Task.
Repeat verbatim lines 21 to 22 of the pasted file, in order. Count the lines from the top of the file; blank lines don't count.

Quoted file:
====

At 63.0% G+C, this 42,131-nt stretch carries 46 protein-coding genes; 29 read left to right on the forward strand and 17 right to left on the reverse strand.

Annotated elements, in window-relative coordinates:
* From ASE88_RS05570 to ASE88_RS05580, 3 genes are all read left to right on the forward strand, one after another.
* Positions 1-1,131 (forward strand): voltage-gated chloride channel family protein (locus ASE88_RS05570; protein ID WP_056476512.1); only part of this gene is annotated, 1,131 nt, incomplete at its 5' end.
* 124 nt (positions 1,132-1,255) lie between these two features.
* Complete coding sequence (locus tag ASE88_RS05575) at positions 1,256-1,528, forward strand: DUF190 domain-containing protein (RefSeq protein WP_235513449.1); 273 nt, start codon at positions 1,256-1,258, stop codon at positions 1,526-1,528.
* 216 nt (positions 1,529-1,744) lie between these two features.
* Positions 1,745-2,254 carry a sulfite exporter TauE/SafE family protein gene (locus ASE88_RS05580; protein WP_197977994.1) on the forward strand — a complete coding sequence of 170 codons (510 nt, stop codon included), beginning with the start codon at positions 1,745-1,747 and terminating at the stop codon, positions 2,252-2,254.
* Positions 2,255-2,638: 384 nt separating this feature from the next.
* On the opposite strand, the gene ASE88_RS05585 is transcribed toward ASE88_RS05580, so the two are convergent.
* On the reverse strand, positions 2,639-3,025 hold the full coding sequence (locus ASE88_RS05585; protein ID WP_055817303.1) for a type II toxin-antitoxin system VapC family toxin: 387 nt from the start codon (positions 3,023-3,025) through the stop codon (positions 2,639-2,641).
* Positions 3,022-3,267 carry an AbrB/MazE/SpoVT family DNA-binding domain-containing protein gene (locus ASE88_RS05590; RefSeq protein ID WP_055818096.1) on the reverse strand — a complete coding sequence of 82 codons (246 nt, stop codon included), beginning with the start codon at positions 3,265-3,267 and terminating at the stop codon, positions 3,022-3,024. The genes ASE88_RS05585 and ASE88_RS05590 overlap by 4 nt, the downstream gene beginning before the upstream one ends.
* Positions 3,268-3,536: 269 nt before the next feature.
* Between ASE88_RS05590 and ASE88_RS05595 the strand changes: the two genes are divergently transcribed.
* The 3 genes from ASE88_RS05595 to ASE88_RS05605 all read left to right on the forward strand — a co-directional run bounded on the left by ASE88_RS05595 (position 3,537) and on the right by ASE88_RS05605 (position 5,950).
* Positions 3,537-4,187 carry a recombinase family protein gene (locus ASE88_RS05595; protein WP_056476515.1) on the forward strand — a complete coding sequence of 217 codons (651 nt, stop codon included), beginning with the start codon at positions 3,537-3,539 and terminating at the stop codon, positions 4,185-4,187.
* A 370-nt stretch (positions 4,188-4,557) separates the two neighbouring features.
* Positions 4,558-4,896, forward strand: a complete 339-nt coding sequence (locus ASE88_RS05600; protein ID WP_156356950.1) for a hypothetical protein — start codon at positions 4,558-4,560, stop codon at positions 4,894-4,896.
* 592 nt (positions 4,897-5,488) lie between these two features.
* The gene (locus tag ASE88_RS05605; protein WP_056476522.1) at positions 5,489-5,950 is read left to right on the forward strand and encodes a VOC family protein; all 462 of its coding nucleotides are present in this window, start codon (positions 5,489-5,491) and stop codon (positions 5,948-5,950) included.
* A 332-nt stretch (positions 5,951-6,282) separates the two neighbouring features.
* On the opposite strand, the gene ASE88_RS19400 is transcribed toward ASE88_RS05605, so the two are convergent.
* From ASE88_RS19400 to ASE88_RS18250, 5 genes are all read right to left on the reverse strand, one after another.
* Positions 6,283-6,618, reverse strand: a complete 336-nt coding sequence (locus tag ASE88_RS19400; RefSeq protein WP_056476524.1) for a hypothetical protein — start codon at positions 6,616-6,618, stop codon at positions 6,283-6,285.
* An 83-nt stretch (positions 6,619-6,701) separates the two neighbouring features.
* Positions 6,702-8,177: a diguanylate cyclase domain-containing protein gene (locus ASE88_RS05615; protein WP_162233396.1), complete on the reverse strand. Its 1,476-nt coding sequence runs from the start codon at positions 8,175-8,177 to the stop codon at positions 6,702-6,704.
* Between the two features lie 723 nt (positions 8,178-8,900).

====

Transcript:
* A 332-nt stretch (positions 5,951-6,282) separates the two neighbouring features.
* On the opposite strand, the gene ASE88_RS19400 is transcribed toward ASE88_RS05605, so the two are convergent.